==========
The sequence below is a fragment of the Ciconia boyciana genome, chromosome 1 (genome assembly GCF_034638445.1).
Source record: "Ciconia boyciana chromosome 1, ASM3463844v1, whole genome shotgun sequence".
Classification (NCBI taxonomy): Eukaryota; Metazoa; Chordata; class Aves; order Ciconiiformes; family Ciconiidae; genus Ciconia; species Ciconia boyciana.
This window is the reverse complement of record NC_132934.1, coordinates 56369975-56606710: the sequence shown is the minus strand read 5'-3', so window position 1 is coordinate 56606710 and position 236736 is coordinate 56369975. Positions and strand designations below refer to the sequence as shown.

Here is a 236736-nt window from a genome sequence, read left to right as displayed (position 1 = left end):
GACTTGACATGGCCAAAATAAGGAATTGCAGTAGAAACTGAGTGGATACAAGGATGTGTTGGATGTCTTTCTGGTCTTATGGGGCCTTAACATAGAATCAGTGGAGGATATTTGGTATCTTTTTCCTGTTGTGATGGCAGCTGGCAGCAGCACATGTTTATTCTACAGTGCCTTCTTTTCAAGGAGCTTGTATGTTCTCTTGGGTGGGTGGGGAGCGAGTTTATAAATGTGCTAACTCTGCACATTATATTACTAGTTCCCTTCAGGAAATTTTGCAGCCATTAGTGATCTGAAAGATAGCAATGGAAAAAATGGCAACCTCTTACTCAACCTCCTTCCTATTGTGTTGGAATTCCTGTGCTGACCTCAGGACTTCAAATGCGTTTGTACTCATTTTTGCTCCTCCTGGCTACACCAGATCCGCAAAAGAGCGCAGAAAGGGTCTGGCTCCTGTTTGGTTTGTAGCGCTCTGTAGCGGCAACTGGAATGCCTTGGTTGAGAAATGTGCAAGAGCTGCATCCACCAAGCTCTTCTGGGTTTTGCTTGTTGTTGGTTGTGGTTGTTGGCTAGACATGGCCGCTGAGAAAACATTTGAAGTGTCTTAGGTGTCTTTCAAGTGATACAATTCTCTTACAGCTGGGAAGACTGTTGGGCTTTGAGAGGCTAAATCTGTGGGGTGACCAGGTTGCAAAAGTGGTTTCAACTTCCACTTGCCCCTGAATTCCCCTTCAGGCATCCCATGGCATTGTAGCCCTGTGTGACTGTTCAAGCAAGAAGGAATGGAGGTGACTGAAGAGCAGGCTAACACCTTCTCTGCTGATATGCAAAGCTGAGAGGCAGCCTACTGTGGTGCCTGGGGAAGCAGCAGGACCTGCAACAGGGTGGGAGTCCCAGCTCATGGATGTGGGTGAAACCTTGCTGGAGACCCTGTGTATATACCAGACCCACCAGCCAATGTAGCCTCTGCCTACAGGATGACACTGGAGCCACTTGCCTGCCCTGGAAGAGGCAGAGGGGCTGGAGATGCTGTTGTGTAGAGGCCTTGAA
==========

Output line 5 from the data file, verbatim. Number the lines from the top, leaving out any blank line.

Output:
Here is a 236736-nt window from a genome sequence, read left to right as displayed (position 1 = left end):